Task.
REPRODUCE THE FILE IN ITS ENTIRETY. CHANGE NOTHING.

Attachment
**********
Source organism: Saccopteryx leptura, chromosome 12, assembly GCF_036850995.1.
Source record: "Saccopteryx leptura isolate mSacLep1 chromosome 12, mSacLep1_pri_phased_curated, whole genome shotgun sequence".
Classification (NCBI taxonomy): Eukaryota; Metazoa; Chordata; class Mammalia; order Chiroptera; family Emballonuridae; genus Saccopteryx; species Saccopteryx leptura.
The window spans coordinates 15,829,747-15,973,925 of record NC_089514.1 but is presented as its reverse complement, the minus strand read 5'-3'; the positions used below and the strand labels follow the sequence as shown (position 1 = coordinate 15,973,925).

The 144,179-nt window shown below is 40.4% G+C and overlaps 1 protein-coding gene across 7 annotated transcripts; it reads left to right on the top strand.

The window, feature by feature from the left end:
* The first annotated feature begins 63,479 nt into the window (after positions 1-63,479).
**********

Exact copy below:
Source organism: Saccopteryx leptura, chromosome 12, assembly GCF_036850995.1.
Source record: "Saccopteryx leptura isolate mSacLep1 chromosome 12, mSacLep1_pri_phased_curated, whole genome shotgun sequence".
Classification (NCBI taxonomy): Eukaryota; Metazoa; Chordata; class Mammalia; order Chiroptera; family Emballonuridae; genus Saccopteryx; species Saccopteryx leptura.
The window spans coordinates 15,829,747-15,973,925 of record NC_089514.1 but is presented as its reverse complement, the minus strand read 5'-3'; the positions used below and the strand labels follow the sequence as shown (position 1 = coordinate 15,973,925).

The 144,179-nt window shown below is 40.4% G+C and overlaps 1 protein-coding gene across 7 annotated transcripts; it reads left to right on the top strand.

The window, feature by feature from the left end:
* The first annotated feature begins 63,479 nt into the window (after positions 1-63,479).